George Keppel, 6th Earl of Albemarle

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Contemporary portrait of The 6th Earl of Albemarle

General George Thomas Keppel, 6th Earl of Albemarle, DL, FGS, FSA (13 June 1799 – 21 February 1891),[1] styled The Honourable from birth until 1851, was a British soldier, Liberal politician and writer.[2]

Background and education[edit]

Born in Marylebone, he was the third and second surviving son of William Keppel, 4th Earl of Albemarle, and his first wife Elizabeth, fourth daughter of Edward Southwell, 20th Baron de Clifford.[3] In 1851, he succeeded his older brother Augustus as earl.[3] His lifelong friend was Sir Robert Adair.[4] Keppel spent his childhood at his father's residence Elden[5] Hall and was educated at Westminster School.[4] In 1815, he entered the British Army as an ensign.[6]

Military career[edit]

Keppel fought with the 14th Regiment of Foot in the Battle of Waterloo.[7] He joined the second battalion in Corfu, and was transferred to the 22nd Foot, with which he served in Mauritius and at the Cape of Good Hope, returning home in 1819.[8] Keppel was transferred as lieutenant to the 20th Regiment of Foot in 1820 and went to India, where he was aide-de-camp to the Governor-General Marquess of Hastings until his resignation in 1823, when Keppel returned to England, travelling overland through Persia, Moscow and Saint Petersburg.[8]

Keppel was aide-de-camp to the Marquess Wellesley, Lord Lieutenant of Ireland, for two years, and was promoted captain in the 62nd Foot in 1825.[6] He then studied in the senior department of the Royal Military College, Sandhurst, and in 1827 obtained a half-pay unattached majority. In 1829 he visited the seat of the Russo-Turkish war and was with the British fleet in Turkish waters. He did not again serve on full pay, but continued to rise in rank.[8] By 1841 he became major and lieutenant-colonel,[6] and was promoted to colonel in 1854 and to major-general in 1858.[6] He was made lieutenant-general in 1866 and finally general in 1874.[7]

Political career[edit]

Keppel represented East Norfolk in the Whig interest in the British House of Commons from 1832 until three years later.[9] He stood unsuccessfully for King's Lynn in 1837 and for Lymington in 1841,[3] however sat for the latter eventually from 1847 to 1850, before succeeding his brother in the Earldom.[10]

George Keppel caricatured in Vanity Fair, 1883

In 1820, he was appointed Equerry to Prince Augustus Frederick, Duke of Sussex.[4] In 1838, he was appointed High Sheriff of Leitrim.[11] He served as Groom-in-Waiting between the latter year and 1841 and was private secretary to the prime minister Lord John Russell between 1846 and the next year.[7] He was a deputy lieutenant of Norfolk from 1859[6] and was Fellow of the Geological Society (FGS) as well as the Society of Antiquaries of London (FSA).[6]

Family and death[edit]

On 4 August 1831, he married Susan Trotter, daughter of Sir Coutts Trotter, 1st Baronet in Willesden.[12] They had four daughters and one son.[13] Keppel died, aged 91 in Portman Square in London and was buried in Quidenham.[13] He was succeeded in his titles by his only son William, a great-great-grandfather of Camilla, Duchess of Cornwall.[1]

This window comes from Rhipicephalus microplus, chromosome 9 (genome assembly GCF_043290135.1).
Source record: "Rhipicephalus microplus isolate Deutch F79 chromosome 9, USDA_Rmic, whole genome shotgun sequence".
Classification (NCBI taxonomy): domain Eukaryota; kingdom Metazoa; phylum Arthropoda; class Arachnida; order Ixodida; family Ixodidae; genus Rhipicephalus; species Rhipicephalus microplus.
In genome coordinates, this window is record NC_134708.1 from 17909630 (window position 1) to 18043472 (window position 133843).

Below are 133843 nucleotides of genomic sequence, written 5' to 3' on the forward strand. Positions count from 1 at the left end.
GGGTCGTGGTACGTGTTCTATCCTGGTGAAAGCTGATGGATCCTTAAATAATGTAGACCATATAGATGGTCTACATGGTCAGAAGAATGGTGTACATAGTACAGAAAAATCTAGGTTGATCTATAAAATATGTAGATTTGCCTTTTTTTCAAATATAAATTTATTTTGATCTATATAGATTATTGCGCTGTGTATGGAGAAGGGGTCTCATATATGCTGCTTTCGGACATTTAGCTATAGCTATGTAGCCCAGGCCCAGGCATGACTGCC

• Personal Narrative of a Journey from India to England (1827)
  • Personal Narrative of Travels in Babylonia, Assyria, Media and Scythia (1827)
  • Narrative of a Journey across the Balcan (1831)
  • Memoirs of the Marquess of Rockingham and his Contemporaries (1852)
  • Fifty Years of My Life (1876)


  1. ^ a b "Leigh Rayment - Peerage". Archived from the original on 8 June 2008. Retrieved 15 July 2009.{{cite web}}: CS1 maint: unfit URL (link)
  2. ^ "Earl of Albermarle".
  3. ^ a b c Dod, Robert P. (1860). The Peerage, Baronetage and Knightage of Great Britain and Ireland. London: Whitaker and Co. pp. 86–87.
  4. ^ a b c Keppel, George Thomas (1876). Fifty Years of My Life. London: Macmillan and Co.
  5. ^ GENUKI: Elveden, Suffolk. Retrieved 2016-11-05.
  6. ^ a b c d e f Doyle, James Edmund (1886). The Official Baronage of England. Vol. I. London: Longmans, Green & Co. p. 37.
  7. ^ a b c Debrett, John (1876). Debrett's Illustrated Peerage and Titles of Courtesy. London: Dean & Son. pp. 17–18.
  8. ^ a b c  One or more of the preceding sentences incorporates text from a publication now in the public domainChisholm, Hugh, ed. (1911). "Albemarle, Earls and Dukes of s.v. George Thomas Keppel". Encyclopædia Britannica. Vol. 1 (11th ed.). Cambridge University Press. p. 493.
  9. ^ "Leigh Rayment - British House of Commons, Norfolk East". Archived from the original on 6 October 2018. Retrieved 15 July 2009.{{cite web}}: CS1 maint: unfit URL (link)
  10. ^ "Leigh Rayment - British House of Commons, Lymington". Archived from the original on 3 December 2011. Retrieved 15 July 2009.{{cite web}}: CS1 maint: unfit URL (link)
  11. ^ "Connacht Landed Estates Project - Keppel". Retrieved 15 July 2009.
  12. ^ Sylvanus, Urban (1831). The Gentleman's Magazine. Vol. part II. London: J. B. Nichols and Son. p. 171.
  13. ^ a b "ThePeerage - General George Thomas Keppel, 6th Earl of Albemarle". Retrieved 25 March 2007.

External links[edit]

Parliament of the United Kingdom
New constituency Member of Parliament for East Norfolk
With: William Howe Windham
Succeeded by
Preceded by Member of Parliament for Lymington
With: William Alexander Mackinnon
Succeeded by
Peerage of England
Preceded by Earl of Albemarle
Succeeded by
Baron Ashford
(descended by acceleration)